Discussion in 'Retro & Arcade' started by badmofo, Feb 11, 2018.
I was easily using XP in my Pentium III days...'Easily'.
I was still on win 2k until about 2004, still had 3 boxes in use that were 98SE and 1 clear acrylic cased win 95 P2 build with neons inside that was only for retro dos games.
Jumped ship to XP when sp2 came out little after then jumped to Vista aka Windows Longhorn project when it was in alpha and beta builds but they were msdn/technet subscriber only releases, which didn’t take long to pop on torrent sites.
I couldn't help myself... Put together a Tualatin system today.
Compaq OEM Liteon TR100 mATX motherboard (1 AGP, 3 PCI), has onboard Intel 10/100 LAN
Tualatin Pentium 3-S 1.4GHz (512KB cache)
S3 Savage XI 8MB AGP card
2 x Diamond Voodoo 2 12MB cards in SLI
Sound Blaster Live!
The Savage IX is a rubbish entry level card that is meant for a notebook, but works really well in this case as a 2D card. It runs super cool and is very thin as it doesn't need a heatsink. The VGA output is nice and crisp, even with the Voodoo pass through cable.
Played a bit of Elite Force to test out the Voodoos, and Chex Quest to test out DOS sound compatibility.
I've battled with this motherboard in the past, with unresolvable conflicts trying to use either a Geforce 4 ti4600 or a 9800 Pro. Couldn't even give it away. With this set up, smooth sailing.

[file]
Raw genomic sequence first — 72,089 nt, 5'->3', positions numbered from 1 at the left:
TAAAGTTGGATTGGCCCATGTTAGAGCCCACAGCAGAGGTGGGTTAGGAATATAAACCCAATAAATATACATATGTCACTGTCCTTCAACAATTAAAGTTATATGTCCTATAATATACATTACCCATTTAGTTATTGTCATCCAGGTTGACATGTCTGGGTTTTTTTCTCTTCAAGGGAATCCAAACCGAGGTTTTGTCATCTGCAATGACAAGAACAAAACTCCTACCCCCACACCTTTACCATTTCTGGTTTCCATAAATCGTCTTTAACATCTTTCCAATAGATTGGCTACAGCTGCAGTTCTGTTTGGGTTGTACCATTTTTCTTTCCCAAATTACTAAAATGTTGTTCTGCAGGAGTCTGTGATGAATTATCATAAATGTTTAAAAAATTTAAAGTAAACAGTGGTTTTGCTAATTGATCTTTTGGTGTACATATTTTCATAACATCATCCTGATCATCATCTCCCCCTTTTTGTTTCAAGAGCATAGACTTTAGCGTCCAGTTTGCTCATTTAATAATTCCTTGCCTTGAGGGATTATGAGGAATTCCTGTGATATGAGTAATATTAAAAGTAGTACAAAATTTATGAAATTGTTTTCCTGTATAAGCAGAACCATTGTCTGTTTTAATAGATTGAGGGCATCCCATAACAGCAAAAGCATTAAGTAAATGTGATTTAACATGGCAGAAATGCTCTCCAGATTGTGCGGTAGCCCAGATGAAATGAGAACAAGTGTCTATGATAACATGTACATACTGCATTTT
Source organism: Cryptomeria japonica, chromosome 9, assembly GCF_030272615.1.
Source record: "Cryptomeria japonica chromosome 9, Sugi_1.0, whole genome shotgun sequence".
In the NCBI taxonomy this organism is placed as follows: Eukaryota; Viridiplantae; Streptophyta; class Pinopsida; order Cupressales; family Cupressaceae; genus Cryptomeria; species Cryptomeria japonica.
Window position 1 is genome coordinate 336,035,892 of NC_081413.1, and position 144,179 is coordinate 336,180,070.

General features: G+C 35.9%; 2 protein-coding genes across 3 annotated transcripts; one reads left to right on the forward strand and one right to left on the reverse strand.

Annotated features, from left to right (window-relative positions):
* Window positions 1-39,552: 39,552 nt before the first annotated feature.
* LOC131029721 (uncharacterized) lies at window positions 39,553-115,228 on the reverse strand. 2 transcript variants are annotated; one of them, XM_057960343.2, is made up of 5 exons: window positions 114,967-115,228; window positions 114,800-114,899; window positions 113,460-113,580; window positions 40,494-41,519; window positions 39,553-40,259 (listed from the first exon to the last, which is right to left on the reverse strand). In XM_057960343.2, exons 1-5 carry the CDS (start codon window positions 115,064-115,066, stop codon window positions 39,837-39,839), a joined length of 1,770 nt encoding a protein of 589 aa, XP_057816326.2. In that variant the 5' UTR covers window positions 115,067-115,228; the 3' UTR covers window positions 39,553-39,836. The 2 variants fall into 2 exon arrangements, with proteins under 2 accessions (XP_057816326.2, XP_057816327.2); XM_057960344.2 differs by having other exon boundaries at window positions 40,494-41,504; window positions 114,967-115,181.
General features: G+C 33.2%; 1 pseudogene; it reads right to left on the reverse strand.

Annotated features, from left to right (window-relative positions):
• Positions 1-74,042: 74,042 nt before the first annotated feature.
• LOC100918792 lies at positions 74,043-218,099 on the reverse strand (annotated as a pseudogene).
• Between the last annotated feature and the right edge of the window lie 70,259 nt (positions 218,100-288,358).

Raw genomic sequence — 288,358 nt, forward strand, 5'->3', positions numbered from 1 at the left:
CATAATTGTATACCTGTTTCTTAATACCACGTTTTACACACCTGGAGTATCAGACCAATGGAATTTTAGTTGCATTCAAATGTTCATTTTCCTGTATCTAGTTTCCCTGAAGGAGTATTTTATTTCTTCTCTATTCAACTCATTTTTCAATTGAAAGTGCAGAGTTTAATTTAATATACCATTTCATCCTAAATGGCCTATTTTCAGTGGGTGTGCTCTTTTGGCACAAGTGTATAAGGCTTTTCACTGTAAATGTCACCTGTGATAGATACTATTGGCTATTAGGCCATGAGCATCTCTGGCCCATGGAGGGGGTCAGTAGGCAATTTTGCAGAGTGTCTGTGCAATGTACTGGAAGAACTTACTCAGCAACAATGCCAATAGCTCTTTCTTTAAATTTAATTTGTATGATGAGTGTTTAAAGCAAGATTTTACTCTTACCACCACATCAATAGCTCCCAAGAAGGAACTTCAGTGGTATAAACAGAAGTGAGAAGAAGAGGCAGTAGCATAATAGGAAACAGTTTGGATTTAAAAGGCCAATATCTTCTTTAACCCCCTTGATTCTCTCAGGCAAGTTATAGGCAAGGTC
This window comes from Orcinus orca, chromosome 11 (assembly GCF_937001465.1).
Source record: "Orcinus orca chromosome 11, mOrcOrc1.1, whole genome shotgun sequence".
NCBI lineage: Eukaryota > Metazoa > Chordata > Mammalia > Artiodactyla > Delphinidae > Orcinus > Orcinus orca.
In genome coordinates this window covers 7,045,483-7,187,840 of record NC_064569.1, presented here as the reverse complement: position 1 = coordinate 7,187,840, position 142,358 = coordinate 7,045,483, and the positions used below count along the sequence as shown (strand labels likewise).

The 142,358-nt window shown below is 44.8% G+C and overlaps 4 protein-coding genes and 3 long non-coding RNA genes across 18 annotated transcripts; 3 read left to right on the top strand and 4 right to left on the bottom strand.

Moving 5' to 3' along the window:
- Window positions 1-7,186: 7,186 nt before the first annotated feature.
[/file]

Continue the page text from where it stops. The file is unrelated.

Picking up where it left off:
Phil's video on the Sound Blaster Live was a big help:
(Sorry for the thread hijack badmofo!)
Intel Tualatin HSF with plastic retention bracket.
Intel Tualatin HSF with metal retention backet
If you really want a better pic of the metal bracket, I'll remove it from the CPU.
The Pentium 3 Coppermine 1000 had the same plastic bracket, in my excitement with my new CPU I didn't have the cooler located properly, installed the plastic clip, pulled the leaver and broke the bastard!
I was devastated, but OCAU came to the rescue just two short days later!
This is awesome, loving all these Tualatin's!
I don't recall what cooler the Tualatin Celeron 1000 that I owned back then came with, I know it didn't have a plastic arm and looking at the base of the cooler above, it was clearly shipped with a Coppermine chip.
My Tualatin in the day had the plastic clip, exactly the same one except with a white lever. I only ever used the metal clips on the early Coppermines, the track scratching bastards of things!
Hmm Coppermines from 733 to 1000mhz came with the metal clip hsf's. The Tualatins came with the plastic clip and some of the server Tualatins came with beefy copper and aluminium metal clip hsf's.
I've got a Tualatin 1.13ghz (SL5LT I think), it's got the green plastic clip HSF from adz's post above. My one however is not so photogenic aka freakishly clean, heh heh.
The fan is a Sanyo Denki 12V 0.17A.
I still have a stock Coppermine Celeron 800 HSF, it's slightly smaller than the ones above, I used it for lapping practice
This reminded me of an almost finished project I had in the Garage, a PIII Tualatin 1266. Dug it out from under the workshop bench, opened him up and what do I find, mouse pee and shit everywhere The case was mint but now it's stained with piss.